Stocking Question: 75 Gallon Reef Tank. Tang and Wrasse? Stocking Question For A 75G Reef…A Little Paranoia Can Be A Good Thing - 09/01/07 Hello Crew Member, <<Hello Skot>> Awesome site. <<Thank you>> You've turned what was potentially an expensive and frustrating hobby into a rewarding and very expensive hobby ;) <<Ha, indeed!>> Seriously though, your site has kept me from "giving up" through a series of unfortunate events including a leaky tank, leaky protein skimmer and suspect stand… All problems I've solved with the help of your site. Thanks. <<We are pleased to know this>> Now for my Question. I have a 75 gallon acrylic tank. Around 80lbs of live rock. 3 inches of sand. Euro-Reef RS 80 skimmer. <<Good skimmer>> 30 gallon sump with refugium (incidentally I'm completely fascinated by the refugium. When my main display lights go out and the refuge lights come on I sit and stare at all the life in there. Really cool.) <<Oh yes…much interesting life to be observed in these "protected" environments that is overlooked/not seen/even missing, in the main display tank>> This setup is about 3 months old and I plan to make it a reef tank. A majority of the water, sand and rock are from a 1 year old 55gallon system I was running. I've got 20 misc snails and another 20 misc hermits. I purchased the Indio-Pacific Sea Farms Refugium Starter Kit about 6 weeks ago for my refugium which also contains some Miracle Mud, sand, and live rock. I've 2 Percula Clowns, 2 Banggai Cardinals and 1 Orange Sleeper Goby (all from my previous tank). I also have a small patch of mushrooms and a small patch of zoos. Levels are: ammonia 0, nitrite 0, nitrate 5ppm, <<Do strive to keep this from climbing any higher>> 79 degrees, pH 8.2, sg 1.22. <<This last should be at NSW levels (1.025/1.026)>> I'm paranoid about overstocking. <<Mmm, yes…this will prove to be to your (and your livestock's) benefit>> There are two additional fish I have my eye on for down the line. First I'm interested in the six line wrasse. <<Can be nasty little buggers>> My research suggests I have room for this fish as it stays relatively small and appears compatible with my current livestock. Is my assessment correct? <<In this instance, yes, I believe so…but addition of this wrasse will likely mean you won't be able to add any other similarly sized/shaped fishes after it becomes established>> Next I'm interested in a Yellow Tang. <<Mmm…I knew there was going to be a "tang in the mix">> I realize my tank is the minimum recommended size for this fish. <<Yes>> Would it be wiser for me to steer clear of this guy? <<Hmm…considering the size/number of tankmates, the fact you don't have a "tank full" of rock which will allow this fish room to move around, and considering the refugium…yes, I think adding a Yellow Tang will be fine here>> Is my tank already reaching capacity? <<Not "right now"…but will be close once you add the tang>> Will my additional (sump/fuge) 30gallons of water flow help provide a good home for this tang? <<That…and the other considerations I mentioned>> If the tang is a "no" do I have room for another smaller fish or am I at capacity? <<Adding the tang will be fine>> Sorry to bombard you with questions. <<No worries>> I've been at the hobby for a little over a year now and I consider myself a fairly disciplined person. I have no desire to irresponsibly overstock my tank or make a foolish misstep that can be avoided. Having said that, there's a whole lot I don't know. <<Ah well then…there's much reading/research ahead of you my friend>> Thanks for the help, Skot <<Happy to assist. EricR>>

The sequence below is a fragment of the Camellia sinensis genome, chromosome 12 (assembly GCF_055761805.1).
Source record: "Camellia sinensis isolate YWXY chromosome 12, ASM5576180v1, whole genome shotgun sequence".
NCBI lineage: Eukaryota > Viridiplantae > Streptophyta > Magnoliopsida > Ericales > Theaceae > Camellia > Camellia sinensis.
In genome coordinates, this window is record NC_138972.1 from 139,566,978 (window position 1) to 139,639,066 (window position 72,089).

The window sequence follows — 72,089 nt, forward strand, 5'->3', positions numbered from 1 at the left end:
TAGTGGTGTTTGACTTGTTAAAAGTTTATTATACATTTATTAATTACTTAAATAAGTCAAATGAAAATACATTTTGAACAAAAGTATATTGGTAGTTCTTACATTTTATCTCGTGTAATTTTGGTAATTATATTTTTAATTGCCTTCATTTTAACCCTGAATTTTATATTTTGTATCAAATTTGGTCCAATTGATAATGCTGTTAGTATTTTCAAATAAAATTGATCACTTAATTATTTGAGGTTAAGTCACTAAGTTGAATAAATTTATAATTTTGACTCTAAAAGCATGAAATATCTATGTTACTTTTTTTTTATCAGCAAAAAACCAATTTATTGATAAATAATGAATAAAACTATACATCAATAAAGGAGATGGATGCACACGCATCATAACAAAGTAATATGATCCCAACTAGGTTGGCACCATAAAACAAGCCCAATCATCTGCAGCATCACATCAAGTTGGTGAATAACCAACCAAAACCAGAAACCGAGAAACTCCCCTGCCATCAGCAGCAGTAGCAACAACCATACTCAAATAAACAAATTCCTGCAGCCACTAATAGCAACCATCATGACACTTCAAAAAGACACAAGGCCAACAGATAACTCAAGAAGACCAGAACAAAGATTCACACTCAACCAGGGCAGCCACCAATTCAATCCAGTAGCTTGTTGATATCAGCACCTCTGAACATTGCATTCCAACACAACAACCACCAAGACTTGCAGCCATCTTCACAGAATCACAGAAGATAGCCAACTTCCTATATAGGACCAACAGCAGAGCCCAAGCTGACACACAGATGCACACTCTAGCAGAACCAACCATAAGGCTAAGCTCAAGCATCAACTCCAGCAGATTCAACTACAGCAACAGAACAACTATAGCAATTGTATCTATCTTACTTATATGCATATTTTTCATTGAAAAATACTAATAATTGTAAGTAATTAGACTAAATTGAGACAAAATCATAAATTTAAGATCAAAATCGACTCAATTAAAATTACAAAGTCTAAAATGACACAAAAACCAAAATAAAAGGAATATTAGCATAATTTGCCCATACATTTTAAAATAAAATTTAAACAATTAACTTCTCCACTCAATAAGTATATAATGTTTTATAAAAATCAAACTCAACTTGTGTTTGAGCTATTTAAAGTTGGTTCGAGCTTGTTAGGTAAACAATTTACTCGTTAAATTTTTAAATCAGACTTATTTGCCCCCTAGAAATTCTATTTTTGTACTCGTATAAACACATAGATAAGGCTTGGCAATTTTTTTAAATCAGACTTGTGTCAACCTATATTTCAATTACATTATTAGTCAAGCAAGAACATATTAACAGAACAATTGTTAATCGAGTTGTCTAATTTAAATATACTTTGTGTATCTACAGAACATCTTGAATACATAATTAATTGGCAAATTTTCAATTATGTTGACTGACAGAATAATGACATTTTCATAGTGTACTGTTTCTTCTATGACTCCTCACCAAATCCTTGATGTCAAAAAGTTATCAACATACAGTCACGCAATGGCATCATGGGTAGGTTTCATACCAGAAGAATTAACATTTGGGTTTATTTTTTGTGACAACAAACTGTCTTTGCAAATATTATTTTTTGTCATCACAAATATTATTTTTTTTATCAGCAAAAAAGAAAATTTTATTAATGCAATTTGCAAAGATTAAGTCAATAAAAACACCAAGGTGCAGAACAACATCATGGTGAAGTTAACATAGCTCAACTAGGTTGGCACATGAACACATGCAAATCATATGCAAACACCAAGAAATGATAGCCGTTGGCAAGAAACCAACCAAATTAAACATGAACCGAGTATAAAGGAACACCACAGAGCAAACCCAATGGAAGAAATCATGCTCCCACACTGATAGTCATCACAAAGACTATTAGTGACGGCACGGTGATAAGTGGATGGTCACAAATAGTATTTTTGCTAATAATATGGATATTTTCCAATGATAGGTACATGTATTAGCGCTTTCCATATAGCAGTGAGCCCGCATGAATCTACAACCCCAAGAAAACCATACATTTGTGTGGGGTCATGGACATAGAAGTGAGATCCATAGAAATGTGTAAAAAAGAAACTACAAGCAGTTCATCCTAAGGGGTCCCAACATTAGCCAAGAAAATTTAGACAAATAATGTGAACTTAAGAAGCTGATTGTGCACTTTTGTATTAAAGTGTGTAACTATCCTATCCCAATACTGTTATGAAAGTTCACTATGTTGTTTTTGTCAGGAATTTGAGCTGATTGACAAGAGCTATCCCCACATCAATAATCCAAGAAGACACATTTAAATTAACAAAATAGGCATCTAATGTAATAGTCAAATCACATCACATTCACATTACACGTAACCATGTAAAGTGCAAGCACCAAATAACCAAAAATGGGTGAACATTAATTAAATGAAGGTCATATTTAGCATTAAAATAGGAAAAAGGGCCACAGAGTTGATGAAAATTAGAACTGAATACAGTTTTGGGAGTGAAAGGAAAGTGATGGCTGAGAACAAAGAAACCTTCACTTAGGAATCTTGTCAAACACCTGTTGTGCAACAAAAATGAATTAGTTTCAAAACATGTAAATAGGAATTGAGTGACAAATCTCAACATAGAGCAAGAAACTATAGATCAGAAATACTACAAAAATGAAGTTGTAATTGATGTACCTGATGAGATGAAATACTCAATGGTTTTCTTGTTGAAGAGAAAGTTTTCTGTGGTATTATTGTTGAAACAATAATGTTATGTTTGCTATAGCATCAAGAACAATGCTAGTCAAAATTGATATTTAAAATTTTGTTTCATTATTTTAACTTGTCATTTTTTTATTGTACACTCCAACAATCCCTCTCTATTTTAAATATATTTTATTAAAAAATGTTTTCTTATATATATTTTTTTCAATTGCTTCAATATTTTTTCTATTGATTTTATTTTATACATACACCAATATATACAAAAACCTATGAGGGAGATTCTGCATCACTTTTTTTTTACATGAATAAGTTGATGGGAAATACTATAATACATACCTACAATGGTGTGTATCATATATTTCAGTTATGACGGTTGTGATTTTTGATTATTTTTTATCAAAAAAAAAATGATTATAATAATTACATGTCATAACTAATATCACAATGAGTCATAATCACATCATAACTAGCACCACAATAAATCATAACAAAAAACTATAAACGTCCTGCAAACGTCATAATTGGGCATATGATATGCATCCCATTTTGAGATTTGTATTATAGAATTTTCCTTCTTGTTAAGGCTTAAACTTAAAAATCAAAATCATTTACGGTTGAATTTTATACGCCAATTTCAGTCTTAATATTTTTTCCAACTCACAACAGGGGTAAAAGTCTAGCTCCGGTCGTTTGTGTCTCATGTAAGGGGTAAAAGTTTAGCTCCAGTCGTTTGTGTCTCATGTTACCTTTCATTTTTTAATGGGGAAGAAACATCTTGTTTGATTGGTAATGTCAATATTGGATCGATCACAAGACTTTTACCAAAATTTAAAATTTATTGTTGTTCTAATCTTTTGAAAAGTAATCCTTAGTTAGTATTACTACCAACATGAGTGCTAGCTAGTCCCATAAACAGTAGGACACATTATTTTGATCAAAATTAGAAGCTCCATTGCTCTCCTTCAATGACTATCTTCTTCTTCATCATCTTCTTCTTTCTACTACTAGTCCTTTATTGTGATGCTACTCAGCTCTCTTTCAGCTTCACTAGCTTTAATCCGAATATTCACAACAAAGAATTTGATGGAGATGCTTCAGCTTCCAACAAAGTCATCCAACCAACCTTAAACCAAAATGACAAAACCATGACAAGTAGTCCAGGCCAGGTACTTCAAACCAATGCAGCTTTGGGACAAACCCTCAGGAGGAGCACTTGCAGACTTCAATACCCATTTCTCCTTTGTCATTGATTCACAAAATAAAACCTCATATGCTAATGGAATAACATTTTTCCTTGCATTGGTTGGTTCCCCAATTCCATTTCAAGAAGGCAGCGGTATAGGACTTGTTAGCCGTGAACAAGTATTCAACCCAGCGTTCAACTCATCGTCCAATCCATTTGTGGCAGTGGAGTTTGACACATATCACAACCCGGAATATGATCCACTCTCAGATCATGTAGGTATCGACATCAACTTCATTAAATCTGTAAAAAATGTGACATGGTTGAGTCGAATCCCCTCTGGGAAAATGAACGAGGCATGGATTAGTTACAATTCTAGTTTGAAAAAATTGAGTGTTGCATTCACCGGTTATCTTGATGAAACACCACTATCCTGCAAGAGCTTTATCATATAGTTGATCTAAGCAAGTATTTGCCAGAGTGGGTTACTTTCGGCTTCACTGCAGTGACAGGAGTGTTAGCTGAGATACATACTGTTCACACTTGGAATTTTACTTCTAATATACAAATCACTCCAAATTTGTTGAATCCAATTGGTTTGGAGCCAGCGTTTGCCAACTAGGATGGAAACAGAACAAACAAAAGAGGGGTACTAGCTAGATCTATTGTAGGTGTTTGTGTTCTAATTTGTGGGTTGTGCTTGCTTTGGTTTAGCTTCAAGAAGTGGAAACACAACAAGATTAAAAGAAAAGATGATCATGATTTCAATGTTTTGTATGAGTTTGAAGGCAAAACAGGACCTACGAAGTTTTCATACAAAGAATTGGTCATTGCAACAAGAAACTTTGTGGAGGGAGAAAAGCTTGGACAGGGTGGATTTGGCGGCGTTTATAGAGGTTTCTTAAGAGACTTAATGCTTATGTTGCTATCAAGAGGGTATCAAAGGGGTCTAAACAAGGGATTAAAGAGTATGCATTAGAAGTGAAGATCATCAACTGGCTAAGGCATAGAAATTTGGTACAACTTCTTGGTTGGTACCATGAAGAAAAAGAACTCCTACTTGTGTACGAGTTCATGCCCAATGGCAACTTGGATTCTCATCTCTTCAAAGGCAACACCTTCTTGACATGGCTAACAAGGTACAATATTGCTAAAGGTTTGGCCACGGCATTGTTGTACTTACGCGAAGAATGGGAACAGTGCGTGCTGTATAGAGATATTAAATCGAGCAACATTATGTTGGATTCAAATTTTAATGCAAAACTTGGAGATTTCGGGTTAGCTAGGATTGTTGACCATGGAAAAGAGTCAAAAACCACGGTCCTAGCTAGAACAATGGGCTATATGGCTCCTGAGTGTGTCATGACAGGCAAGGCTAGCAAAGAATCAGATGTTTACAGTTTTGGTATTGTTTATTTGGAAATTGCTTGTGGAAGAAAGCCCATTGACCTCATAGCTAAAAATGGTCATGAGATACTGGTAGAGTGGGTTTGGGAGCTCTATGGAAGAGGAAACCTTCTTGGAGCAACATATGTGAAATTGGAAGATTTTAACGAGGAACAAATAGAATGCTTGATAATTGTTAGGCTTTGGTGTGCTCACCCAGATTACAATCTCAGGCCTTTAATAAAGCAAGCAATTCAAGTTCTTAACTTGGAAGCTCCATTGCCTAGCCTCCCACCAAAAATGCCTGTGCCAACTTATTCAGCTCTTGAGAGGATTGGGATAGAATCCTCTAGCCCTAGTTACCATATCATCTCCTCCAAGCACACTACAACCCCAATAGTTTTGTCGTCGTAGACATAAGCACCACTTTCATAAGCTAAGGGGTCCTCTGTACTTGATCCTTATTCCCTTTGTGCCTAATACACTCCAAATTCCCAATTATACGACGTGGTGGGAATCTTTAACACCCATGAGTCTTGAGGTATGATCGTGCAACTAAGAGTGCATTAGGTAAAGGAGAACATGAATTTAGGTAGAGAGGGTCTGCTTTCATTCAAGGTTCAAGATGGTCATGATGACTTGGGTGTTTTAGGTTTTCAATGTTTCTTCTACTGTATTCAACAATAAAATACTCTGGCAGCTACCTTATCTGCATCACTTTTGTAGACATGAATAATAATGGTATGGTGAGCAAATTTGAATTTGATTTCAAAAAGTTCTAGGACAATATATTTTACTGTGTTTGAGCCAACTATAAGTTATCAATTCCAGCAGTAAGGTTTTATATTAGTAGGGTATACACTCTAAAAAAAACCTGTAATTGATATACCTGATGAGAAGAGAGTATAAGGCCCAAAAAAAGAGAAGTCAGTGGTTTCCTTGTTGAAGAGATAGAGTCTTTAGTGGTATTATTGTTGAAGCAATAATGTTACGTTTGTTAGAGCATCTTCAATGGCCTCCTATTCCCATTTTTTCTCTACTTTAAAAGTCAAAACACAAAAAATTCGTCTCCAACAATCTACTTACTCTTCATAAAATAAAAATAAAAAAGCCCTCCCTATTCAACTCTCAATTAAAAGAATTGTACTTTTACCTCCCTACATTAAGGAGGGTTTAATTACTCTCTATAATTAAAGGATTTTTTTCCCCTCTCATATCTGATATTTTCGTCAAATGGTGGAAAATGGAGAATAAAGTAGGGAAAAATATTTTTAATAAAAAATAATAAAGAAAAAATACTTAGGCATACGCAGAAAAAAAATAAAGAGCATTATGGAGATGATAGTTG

Yellow tang... mainly selection, sys. issues   11/24/06 Hi crew, <Howdy, JustinN with you tonight.> I've recently set up a 55gallon tank and have been finding your site very helpful so far.   <Thank you for the praise.> My tank has been cycled for a few weeks using live rock and readings have been ammonia=0, nitrite=0, nitrate 10, sg=1.022 and ph 8.2. for over a week now. <SG is a little low, I would raise this to NSW levels, 1.025> I added my first fish at the weekend which was a very nice yellow tang about 3 inches.   <This was a poor choice in my opinion, for several reasons. To begin with, tangs are typically sensitive fish, that require a well established aquarium to maintain life. Less than a month is not nearly long enough, six months would have been more appropriate. Secondly, a 55 gallon aquarium simply does not afford enough room for growth or movement for proper life of a tang, even the smaller Zebrasoma species. These smaller quarters will eventually lead to the physical retardation of growth, and potentially psychological crowding issues as well. Most people consider 75 gallons to be borderline for tangs, usually a minimum of 90 is suggested. I would agree with this suggestion. Finally, you absolutely should have quarantined the specimen before adding to the display, these problems would have then presented themselves in a more controlled environment.> For the first two days he ate frozen brine shrimp without a problem, but today and yesterday he just wont eat. I've tried Nori and sea veggies but he doesn't even acknowledge them nor the brine shrimp any longer.  He's been hanging behind what seems to be his favorite rock and doesn't come out that often and when he does he's very easily scared. <Mmm, sounds environmental to me. Could simply be adjusting to the tank still, or the not-quite-established surroundings, or perhaps toxins in the water. Have you tested water parameters since adding the tang?> He still looks good and is a very nice colour although his stomach looks pinched in now, probably from not eating.  I'm hoping you can help me with my problem as I would hate to lose him.  I have a Prizm skimmer (unfortunately) <Hehe, I'm in the process of phasing out my own Prizm in exchange for a Tunze DOC 9002, so I completely understand this sentiment.> hopefully upgrading to a deltecMCE300 soon, an external Eheim filter and 20kg live rock. <Do keep that Eheim clean, canisters can become nitrate farms without proper maintenance. It sounds like you've got a good handle equipment-wise, I would just reconsider your stocking plans. Please have a thorough read through these links: http://www.wetwebmedia.com/tangs,.htm http://www.wetwebmedia.com/zebrasom.htm http://www.wetwebmedia.com/YellowTang.htm Hope this helps you! -JustinN>